Plantar fasciitis is most commonly described as pain in the bottom of the foot; which is a very general description.
Some individuals will have pain in the middle of the foot, others may have pain in the heel or both heels. These symptoms come about by the irritation on the plantar fascia; which is a thick ligament located in the bottom of the foot that runs from the tips of the toes, to the Achilles tendon. Pain is typically worse in the morning or after rest, and can be described as a burning or stabbing sensation. Running can be an irritant to this problem as well.
There can be several factors that lead to this becoming a problem for many Americans. Standing on your feet all day long, wearing incorrect shoes (high heels, etc.), runners, and individuals with past injuries to the feet and ankles. If you happen to be the individual that is on their feet all day long, finding the right pair of orthotics is crucial. When I say, “right pair” I mean a pair made to your specific feet.
I have had much better success when making the orthotics in my office with the patient than having them pick some up at local St. Louis store. It is a night and day difference when the orthotics fit your feet like a glove, and can provide the comfort needed for work all day long. I am the type of person that loves going barefoot whenever I can, but if you are trying to fight against an artificial surface all day long (i.e., something your body was not built to do) you will need some help. That is where the orthotics come into play.
Running to get a pair of orthotics is probably the most common solution people seek, but it is not the only one. Another route to take is to look at the foot itself. The middle of the foot is very important to the function of the plantar fascia. I have found many individuals that need to have this part of the foot adjusted to allow for proper movement and healing of the plantar fascia.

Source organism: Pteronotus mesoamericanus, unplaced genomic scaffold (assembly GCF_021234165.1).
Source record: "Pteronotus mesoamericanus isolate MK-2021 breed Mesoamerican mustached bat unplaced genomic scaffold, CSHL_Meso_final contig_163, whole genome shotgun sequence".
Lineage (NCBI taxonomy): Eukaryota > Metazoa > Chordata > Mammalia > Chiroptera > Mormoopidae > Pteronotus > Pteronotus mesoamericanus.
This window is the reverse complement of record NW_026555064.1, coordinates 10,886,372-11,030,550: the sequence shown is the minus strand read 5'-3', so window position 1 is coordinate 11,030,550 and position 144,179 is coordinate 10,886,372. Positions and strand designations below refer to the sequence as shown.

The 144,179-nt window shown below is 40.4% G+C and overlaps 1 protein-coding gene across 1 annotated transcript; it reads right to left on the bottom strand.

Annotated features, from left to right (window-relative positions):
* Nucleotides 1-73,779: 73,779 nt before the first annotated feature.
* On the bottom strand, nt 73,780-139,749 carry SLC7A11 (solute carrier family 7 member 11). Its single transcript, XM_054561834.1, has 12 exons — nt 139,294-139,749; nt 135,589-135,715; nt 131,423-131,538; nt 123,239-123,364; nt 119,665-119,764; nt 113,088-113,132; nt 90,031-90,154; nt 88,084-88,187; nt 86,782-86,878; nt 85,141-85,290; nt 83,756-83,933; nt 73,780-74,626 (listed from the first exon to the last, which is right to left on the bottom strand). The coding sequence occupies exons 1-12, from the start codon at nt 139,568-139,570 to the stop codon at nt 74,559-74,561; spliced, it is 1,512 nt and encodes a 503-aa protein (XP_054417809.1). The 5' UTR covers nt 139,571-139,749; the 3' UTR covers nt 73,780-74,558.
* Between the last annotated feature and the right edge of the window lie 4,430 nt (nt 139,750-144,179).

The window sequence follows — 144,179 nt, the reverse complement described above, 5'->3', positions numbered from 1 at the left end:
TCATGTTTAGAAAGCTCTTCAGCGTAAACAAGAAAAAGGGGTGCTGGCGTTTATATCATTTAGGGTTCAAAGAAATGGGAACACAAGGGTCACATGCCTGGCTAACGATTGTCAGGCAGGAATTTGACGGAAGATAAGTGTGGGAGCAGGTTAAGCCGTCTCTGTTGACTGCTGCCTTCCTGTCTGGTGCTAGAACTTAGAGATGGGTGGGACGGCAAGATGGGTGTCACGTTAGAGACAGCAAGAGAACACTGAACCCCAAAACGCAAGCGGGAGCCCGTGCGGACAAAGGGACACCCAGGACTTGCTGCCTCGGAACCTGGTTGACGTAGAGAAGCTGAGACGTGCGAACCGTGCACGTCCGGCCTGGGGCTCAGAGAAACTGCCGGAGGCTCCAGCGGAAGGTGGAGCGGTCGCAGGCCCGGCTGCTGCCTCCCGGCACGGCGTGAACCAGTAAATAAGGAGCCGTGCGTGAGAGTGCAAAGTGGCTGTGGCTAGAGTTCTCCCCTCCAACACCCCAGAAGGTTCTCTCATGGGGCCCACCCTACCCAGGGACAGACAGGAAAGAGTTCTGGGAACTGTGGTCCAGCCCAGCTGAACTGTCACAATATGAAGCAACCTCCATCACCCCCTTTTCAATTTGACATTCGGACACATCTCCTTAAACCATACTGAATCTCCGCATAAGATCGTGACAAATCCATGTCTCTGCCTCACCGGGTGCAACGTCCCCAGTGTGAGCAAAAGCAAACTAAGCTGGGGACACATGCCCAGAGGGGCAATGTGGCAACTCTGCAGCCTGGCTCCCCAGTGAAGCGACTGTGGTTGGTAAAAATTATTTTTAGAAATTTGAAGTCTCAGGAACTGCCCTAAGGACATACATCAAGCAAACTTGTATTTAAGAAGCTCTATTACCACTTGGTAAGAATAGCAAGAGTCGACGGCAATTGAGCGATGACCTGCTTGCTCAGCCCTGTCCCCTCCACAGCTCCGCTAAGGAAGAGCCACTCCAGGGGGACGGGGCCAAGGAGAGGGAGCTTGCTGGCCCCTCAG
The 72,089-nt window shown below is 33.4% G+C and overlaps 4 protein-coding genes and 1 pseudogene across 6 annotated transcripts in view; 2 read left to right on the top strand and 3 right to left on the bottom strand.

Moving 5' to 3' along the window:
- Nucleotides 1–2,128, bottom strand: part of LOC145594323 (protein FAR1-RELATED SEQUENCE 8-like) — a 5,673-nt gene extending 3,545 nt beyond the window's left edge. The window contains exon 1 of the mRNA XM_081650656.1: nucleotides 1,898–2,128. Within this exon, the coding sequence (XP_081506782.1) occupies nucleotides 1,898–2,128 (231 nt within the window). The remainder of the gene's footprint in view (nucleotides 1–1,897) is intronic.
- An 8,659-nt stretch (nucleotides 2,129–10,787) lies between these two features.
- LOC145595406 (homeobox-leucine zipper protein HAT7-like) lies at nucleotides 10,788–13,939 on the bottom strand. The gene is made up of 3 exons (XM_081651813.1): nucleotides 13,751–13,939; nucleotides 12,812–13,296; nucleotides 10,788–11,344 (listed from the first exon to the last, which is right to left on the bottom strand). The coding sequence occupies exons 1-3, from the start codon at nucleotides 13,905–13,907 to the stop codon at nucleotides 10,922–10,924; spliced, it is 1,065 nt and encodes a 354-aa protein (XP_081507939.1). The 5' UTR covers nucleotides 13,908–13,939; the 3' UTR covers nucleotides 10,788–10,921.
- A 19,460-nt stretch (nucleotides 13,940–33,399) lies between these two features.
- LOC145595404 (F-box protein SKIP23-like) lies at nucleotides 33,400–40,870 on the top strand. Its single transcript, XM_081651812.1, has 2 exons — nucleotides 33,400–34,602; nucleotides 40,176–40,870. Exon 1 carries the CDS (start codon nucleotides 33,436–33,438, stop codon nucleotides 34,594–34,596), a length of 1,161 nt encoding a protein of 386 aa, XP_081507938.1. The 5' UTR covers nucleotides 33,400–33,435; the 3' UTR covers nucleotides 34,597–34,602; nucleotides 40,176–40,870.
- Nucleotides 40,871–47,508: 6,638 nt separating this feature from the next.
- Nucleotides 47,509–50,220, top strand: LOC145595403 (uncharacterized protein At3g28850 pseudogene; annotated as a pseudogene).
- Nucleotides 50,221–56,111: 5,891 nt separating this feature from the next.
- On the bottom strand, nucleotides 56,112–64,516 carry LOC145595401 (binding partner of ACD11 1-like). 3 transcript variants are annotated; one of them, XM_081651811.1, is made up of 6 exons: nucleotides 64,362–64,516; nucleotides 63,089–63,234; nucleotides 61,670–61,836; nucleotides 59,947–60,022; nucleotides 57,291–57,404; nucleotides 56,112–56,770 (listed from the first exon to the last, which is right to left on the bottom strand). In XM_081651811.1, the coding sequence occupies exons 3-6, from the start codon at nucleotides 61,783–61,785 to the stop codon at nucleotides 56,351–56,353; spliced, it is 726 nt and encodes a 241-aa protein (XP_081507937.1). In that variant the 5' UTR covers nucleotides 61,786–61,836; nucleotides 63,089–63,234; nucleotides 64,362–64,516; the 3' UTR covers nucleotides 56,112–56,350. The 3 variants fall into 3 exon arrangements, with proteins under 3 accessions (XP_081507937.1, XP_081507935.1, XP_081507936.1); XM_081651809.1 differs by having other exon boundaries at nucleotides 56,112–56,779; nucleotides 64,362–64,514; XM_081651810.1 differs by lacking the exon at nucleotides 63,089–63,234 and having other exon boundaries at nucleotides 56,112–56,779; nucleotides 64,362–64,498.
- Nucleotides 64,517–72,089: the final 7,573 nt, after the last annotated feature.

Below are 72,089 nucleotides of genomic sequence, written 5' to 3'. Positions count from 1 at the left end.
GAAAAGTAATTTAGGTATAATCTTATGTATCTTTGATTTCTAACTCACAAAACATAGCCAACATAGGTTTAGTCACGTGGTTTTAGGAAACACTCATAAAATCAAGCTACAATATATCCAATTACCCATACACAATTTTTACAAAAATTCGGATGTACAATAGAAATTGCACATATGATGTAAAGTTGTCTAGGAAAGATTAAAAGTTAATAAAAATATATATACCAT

Along with the adjustment you will also need to have the plantar fascia worked on itself. This part needs to be done to break up scar tissue that has accumulated on the plantar fascia. The scar tissue is a very tough “patch” that the body uses to heal an injured area. However, the biggest issue with that is scar tissue maybe tough, but it is not very elastic (does not stretch well). This can lead to other tissue surrounding the scar tissue to receive damage.
Let me give you a scenario: how many people have you met, or maybe it is yourself, that have had a small spot of pain on the bottom of their foot or heel and they do nothing about it. Then a few months down the road the pain becomes more intense, and it is now covering a larger area of that same foot. This is the extra damage that I am referring to.
Last, but certainly not least, unexplained plantar fasciitis can be a symptom of bowel toxicity. This may sound like a stretch, but in my years of treating plantar fasciitis it is a very real problem. The most common patient that suffers from this type of plantar fasciitis is the person that wakes up one day with the pain.
They do not have an injury, do not stand or walk all day long, and the problem will wax and wain for no reason. A quick Google search of “acupuncture points on the bottom of the foot” will pull up a few pictures, and if you look closely, right around the arch of the foot and into the heal is the large intestine, small intestine, stomach, gallbladder, and pancreas. I give you this option because I have seen may patients that have already done the inserts, and had the foot adjusted with little to no help.
If you feel that you may have this issue and would like to know more, or have an expert look into your issue, please call 1st Step Family Wellness in St. Louis at (314) 805-7837, or email us at firstname.lastname@example.org.